Imágenes de páginas

A pedant of this nature is wonderfully well described in six lines of Boileau, with which I shall conclude his character:1

Un Pédant enyvré de sa vaine science,
Tout herissé de Grec, tout bouffi d'arrogance,
Et qui de mille Auteurs retenus mot pour mot,
Dans sa tête entassez n'a souvent fait qu'un Sot,
Croit qu’un Livre fait tout, et que sans Aristote
La Raison ne voit goute, et le bon Sens radote.

No. 160. TUESDAY, APRIL 18, 1710.

From my own Apartment, April 17. A COMMON civility to an impertinent fellow, often draws upon one a great many unforeseen troubles; and if one doth not take particular care, will be interpreted by him as an overture of friendship and intimacy. This I was very sensible of this morning. About two hours before day, I heard a great rapping at my door, which continued some time, till my maid could get herself ready to go down and see what was the occasion of it. She then brought me up word, that there was a gentleman who seemed very much in haste, and said he must needs speak with me. By the description she gave me of him, and by his voice, which I could hear as I lay in my bed, I fancied him to be my old acquaintance the upholsterer, whom I met the other day in St. James's Park. For which reason I bid her tell the gentleman, whoever he was, that I was indisposed, that I could see nobody, and that, if he had anything to say to me, I desired he would leave it in writing. "My maid, after having delivered her message, told me, that the gentleman said he would stay at the next coffee-house till I was stirring, and bid her be sure to tell me, that the French were driven from the Scarp, and that pains, are left in obscurity, they must not be surprised if the world thinks otherwise.

· The satire contained in this paper is extremely just; and yet, I doubt, has done no small hurt in the republic of letters. The reason is, that most men are lazy, as well as vain; and are, therefore, glad of such a pretence, as this piece of raillery affords them, to see all erudition, especially profound erudition, in the light of pedantry. So difficult it is not lo misapply the talent of ridicule, or, at least, not to give others the occasion of misapplying it!

the Douay was invested. He gave her the name of another town, which I found she had dropped by the way.

As much as I love to be informed of the success of my brave countrymen, I do not care for hearing of a victory before day, and was therefore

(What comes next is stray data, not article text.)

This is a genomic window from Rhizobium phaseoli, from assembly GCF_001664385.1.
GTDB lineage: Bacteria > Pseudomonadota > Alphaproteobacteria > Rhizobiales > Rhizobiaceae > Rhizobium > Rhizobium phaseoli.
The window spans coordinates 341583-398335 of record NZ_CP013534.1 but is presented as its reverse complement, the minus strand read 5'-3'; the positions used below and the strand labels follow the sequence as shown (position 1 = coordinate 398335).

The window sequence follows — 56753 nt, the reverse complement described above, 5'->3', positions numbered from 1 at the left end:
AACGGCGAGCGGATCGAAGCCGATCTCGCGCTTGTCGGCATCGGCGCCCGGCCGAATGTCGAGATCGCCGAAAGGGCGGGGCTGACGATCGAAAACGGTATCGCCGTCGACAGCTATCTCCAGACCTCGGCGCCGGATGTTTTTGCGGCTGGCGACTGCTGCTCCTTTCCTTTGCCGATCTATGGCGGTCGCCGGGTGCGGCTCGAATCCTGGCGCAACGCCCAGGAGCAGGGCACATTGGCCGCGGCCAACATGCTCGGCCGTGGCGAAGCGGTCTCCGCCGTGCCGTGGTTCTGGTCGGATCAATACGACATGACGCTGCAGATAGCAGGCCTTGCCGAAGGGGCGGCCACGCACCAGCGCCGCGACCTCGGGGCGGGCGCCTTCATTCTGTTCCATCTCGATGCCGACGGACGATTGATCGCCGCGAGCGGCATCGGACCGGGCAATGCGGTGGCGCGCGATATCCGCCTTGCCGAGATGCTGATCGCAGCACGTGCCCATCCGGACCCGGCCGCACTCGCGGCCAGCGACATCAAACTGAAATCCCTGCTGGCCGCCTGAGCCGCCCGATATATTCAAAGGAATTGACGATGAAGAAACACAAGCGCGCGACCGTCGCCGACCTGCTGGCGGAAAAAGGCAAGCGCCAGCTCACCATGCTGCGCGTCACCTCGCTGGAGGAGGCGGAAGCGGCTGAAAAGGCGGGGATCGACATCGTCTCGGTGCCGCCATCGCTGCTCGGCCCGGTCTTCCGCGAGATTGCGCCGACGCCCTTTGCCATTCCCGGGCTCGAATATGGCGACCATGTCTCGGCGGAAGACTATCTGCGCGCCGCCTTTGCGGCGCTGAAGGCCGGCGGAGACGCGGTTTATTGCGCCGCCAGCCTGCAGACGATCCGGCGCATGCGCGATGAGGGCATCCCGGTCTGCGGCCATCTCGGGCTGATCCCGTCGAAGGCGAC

much out of humour at this unseasonable visit. I had no sooner recovered my temper, and was falling asleep, but I was immediately startled by a second rap; and upon my maid's opening the door, heard the same voice ask her, if her master was yet up? and at the same time bid her tell me, that he was come on purpose to talk with me about a piece of home-news that everybody in town will be full of two hours hence. I ordered my maid, as soon as she came into the room, without hearing her message, to tell the gentleman, that whatever his news was, I would rather hear it two hours hence than now; and that I persisted in my resolution not to speak with anybody that morning. The wench delivered my answer presently, and shut the door. It was impossible for me to compose myself to sleep after two such unexpected alarms; for which reason I put on my clothes in a very peevish humour. I took several turns about my chamber, reflecting with a great deal of anger and contempt on these volunteers in politics, that undergo all the pain, watchfulness, and disquiet of a first minister, without turning it to the advantage either of themselves or their country; and yet it is surprising to consider how numerous this species of men is. There is nothing more frequent than to find a tailor breaking his rest on the affairs of Europe, and to see a cluster of porters sitting upon the ministry. Our streets swarm with politicians, and there is scarce a shop which is not held by a statesman. As I was musing after this manner, I heard the upholsterer at the door delivering a letter to my maid, and begging her, in very great hurry, to give it to her master as soon as ever he was awake, which I opened and found as follows: 6 MR. BICKERSTAFFE,

I was to wait upon you about a week ago, to let you know, that the honest gentleman whom you conversed with upon the bench at the end of the Mall, having heard that I had received five shillings of you, to give you a hundred pounds upon the Great Turk’s being driven out of Europe, desired me to acquaint you, that every one of that company


[ocr errors]

will accept

you in

would be willing to receive five shillings, to pay a hundred pounds on the same conditions. Our last advices from Muscovy making this a fairer bet than it was a week ago, I do not question but you


wager. “ But this is not my present business. If you remember, I whispered a word in your ear as we were walking up the Mall, and you see what has happened since. If I had seen you this morning, I would have told

your ear another secret. I hope you will be recovered of your indisposition by to-morrow morning, when I will wait on you at the same hour as I did this; my private circumstances being such, that I cannot well appear in this quarter of the town after it is day.

“I have been so taken up with the late good news from Holland, and expectation of further particulars, as well as with other transactions, of which I will tell you more tomorrow morning, that I have not slept a wink these three nights.

“I have reason to believe, that Picardy will soon follow the example of Artois, in case the enemy continue in their present resolution of flying away from us. I think I told